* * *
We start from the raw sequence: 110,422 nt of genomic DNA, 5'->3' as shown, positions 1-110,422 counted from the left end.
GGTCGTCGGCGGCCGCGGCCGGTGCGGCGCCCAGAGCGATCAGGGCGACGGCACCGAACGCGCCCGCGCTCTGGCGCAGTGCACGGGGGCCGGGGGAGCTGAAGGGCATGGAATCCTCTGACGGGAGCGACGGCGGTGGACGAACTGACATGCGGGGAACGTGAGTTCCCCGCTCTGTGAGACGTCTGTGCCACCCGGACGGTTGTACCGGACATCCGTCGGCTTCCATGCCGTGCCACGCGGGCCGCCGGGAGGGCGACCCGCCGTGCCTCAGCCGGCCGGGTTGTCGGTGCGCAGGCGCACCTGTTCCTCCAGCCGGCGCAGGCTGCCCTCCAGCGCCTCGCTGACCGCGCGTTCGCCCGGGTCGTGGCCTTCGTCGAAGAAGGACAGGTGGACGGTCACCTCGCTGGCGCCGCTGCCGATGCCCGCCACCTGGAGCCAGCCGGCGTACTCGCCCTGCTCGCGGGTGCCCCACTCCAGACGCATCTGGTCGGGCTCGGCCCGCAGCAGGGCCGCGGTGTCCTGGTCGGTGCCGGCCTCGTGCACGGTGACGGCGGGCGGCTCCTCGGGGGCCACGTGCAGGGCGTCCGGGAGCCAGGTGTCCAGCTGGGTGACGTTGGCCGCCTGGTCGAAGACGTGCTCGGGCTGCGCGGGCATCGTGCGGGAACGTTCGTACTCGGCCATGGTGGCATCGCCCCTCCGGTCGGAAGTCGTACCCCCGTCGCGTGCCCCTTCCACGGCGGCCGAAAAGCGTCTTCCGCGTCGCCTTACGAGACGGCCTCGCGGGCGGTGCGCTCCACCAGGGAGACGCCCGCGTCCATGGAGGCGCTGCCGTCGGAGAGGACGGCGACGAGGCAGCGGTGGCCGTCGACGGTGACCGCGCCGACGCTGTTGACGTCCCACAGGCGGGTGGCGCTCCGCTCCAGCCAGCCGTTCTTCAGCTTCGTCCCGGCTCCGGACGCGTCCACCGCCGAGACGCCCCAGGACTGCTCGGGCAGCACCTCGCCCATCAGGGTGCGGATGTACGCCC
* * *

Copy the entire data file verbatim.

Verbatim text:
We start from the raw sequence: 110,422 nt of genomic DNA, 5'->3' as shown, positions 1-110,422 counted from the left end.
GGTCGTCGGCGGCCGCGGCCGGTGCGGCGCCCAGAGCGATCAGGGCGACGGCACCGAACGCGCCCGCGCTCTGGCGCAGTGCACGGGGGCCGGGGGAGCTGAAGGGCATGGAATCCTCTGACGGGAGCGACGGCGGTGGACGAACTGACATGCGGGGAACGTGAGTTCCCCGCTCTGTGAGACGTCTGTGCCACCCGGACGGTTGTACCGGACATCCGTCGGCTTCCATGCCGTGCCACGCGGGCCGCCGGGAGGGCGACCCGCCGTGCCTCAGCCGGCCGGGTTGTCGGTGCGCAGGCGCACCTGTTCCTCCAGCCGGCGCAGGCTGCCCTCCAGCGCCTCGCTGACCGCGCGTTCGCCCGGGTCGTGGCCTTCGTCGAAGAAGGACAGGTGGACGGTCACCTCGCTGGCGCCGCTGCCGATGCCCGCCACCTGGAGCCAGCCGGCGTACTCGCCCTGCTCGCGGGTGCCCCACTCCAGACGCATCTGGTCGGGCTCGGCCCGCAGCAGGGCCGCGGTGTCCTGGTCGGTGCCGGCCTCGTGCACGGTGACGGCGGGCGGCTCCTCGGGGGCCACGTGCAGGGCGTCCGGGAGCCAGGTGTCCAGCTGGGTGACGTTGGCCGCCTGGTCGAAGACGTGCTCGGGCTGCGCGGGCATCGTGCGGGAACGTTCGTACTCGGCCATGGTGGCATCGCCCCTCCGGTCGGAAGTCGTACCCCCGTCGCGTGCCCCTTCCACGGCGGCCGAAAAGCGTCTTCCGCGTCGCCTTACGAGACGGCCTCGCGGGCGGTGCGCTCCACCAGGGAGACGCCCGCGTCCATGGAGGCGCTGCCGTCGGAGAGGACGGCGACGAGGCAGCGGTGGCCGTCGACGGTGACCGCGCCGACGCTGTTGACGTCCCACAGGCGGGTGGCGCTCCGCTCCAGCCAGCCGTTCTTCAGCTTCGTCCCGGCTCCGGACGCGTCCACCGCCGAGACGCCCCAGGACTGCTCGGGCAGCACCTCGCCCATCAGGGTGCGGATGTACGCCC